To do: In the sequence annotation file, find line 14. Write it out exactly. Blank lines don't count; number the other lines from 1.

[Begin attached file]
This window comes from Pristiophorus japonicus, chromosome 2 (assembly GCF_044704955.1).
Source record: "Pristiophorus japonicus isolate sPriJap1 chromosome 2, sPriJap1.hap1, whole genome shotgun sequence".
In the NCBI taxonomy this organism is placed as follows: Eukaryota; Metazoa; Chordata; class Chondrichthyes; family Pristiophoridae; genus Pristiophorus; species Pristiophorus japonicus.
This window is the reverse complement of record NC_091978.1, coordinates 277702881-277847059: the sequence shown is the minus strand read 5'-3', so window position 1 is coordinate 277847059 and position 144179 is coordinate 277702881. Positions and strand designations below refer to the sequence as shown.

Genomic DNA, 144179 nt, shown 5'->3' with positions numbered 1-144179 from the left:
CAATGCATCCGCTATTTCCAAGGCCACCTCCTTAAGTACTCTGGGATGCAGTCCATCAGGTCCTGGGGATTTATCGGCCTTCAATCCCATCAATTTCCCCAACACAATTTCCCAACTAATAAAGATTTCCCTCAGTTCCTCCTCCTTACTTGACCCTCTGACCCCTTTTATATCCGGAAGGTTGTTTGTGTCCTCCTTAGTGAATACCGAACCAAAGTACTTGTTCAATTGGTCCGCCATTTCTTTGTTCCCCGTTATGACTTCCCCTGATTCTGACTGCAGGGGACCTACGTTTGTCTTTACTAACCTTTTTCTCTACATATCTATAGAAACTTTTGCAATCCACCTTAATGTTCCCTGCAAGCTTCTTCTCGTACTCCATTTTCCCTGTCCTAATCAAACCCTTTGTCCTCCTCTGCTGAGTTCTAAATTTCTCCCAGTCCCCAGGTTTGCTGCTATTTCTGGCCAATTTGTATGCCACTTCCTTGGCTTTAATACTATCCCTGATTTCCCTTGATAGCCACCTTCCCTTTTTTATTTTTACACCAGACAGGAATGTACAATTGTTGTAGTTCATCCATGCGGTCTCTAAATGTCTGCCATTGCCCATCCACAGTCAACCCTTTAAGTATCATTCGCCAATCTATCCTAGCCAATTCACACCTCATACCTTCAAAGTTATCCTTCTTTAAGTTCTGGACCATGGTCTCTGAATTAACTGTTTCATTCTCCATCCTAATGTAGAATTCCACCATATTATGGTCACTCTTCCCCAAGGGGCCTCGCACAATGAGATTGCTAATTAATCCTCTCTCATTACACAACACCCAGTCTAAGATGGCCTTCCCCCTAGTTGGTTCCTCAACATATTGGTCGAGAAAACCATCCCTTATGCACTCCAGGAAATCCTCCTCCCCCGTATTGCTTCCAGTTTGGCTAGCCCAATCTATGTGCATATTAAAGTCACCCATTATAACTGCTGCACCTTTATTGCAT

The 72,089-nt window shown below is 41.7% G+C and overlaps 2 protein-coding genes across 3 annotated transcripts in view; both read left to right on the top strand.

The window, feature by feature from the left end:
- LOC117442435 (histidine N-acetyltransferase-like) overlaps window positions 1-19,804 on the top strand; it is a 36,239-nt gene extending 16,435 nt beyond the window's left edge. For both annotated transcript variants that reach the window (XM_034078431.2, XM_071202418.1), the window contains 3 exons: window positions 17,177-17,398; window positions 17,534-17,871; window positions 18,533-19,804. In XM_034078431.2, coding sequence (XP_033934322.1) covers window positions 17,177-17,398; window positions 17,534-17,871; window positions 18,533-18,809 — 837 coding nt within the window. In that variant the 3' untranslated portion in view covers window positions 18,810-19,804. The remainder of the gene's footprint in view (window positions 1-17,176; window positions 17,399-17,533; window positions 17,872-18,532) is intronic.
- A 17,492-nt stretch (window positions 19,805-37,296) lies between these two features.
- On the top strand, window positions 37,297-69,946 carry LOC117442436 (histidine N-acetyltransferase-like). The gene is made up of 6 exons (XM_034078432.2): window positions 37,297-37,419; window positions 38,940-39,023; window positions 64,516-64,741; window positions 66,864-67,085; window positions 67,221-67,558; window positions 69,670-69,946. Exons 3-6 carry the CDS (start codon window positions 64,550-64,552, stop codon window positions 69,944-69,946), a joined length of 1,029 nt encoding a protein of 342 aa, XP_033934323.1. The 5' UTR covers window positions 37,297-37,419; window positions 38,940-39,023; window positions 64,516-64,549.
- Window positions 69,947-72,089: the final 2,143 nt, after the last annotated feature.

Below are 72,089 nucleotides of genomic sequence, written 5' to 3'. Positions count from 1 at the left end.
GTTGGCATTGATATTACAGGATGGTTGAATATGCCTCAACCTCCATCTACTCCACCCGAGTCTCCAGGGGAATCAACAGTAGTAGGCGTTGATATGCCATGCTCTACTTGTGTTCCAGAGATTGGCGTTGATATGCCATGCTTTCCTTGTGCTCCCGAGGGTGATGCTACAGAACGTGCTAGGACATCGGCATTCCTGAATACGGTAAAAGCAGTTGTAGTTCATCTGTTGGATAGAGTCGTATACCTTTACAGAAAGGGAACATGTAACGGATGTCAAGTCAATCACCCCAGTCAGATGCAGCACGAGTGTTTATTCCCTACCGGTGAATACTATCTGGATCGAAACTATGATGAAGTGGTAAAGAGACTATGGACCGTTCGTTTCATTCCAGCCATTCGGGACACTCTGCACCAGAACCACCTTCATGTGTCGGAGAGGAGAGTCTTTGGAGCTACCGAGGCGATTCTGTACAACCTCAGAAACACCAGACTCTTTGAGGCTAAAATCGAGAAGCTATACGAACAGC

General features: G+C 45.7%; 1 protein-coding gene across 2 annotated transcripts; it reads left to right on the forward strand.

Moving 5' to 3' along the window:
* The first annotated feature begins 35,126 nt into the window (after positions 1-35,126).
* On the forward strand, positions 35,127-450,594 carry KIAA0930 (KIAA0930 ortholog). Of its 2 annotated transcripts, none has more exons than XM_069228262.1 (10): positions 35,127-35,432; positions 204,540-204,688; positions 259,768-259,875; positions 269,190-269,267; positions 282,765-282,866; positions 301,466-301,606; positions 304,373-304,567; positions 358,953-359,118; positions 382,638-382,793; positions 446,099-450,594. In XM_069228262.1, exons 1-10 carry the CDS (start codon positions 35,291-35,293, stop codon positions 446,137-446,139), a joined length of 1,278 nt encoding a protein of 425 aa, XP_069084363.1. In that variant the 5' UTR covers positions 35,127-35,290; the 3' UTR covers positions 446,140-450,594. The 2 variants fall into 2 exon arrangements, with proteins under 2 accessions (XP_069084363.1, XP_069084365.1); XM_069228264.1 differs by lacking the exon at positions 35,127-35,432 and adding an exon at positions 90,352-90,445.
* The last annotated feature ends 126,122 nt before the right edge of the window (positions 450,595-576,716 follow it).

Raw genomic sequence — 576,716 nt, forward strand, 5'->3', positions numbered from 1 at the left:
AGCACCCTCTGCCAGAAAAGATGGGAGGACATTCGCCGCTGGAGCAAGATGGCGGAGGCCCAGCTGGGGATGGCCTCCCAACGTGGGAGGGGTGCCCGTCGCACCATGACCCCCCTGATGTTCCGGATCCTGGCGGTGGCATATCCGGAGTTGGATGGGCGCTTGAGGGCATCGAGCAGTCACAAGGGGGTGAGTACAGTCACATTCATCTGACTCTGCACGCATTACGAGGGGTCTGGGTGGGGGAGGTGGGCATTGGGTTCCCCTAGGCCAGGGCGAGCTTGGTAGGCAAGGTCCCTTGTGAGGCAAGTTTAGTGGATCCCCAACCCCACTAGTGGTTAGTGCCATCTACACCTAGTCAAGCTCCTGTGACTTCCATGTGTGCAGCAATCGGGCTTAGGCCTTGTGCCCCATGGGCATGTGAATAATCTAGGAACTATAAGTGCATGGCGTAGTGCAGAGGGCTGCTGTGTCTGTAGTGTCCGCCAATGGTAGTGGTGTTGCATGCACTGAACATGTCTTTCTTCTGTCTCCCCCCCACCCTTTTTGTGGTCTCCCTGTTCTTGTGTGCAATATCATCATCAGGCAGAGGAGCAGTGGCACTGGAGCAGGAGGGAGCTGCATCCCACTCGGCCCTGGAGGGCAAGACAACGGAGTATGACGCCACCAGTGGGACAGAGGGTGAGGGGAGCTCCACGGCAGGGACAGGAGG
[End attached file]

GTTGGCATTGATATTACAGGATGGTTGAATATGCCTCAACCTCCATCTACTCCACCCGAGTCTCCAGGGGAATCAACAGTAGTAGGCGTTGATATGCCATGCTCTACTTGTGTTCCAGAGATTGGCGTTGATATGCCATGCTTTCCTTGTGCTCCCGAGGGTGATGCTACAGAACGTGCTAGGACATCGGCATTCCTGAATACGGTAAAAGCAGTTGTAGTTCATCTGTTGGATAGAGTCGTATACCTTTACAGAAAGGGAACATGTAACGGATGTCAAGTCAATCACCCCAGTCAGATGCAGCACGAGTGTTTATTCCCTACCGGTGAATACTATCTGGATCGAAACTATGATGAAGTGGTAAAGAGACTATGGACCGTTCGTTTCATTCCAGCCATTCGGGACACTCTGCACCAGAACCACCTTCATGTGTCGGAGAGGAGAGTCTTTGGAGCTACCGAGGCGATTCTGTACAACCTCAGAAACACCAGACTCTTTGAGGCTAAAATCGAGAAGCTATACGAACAGC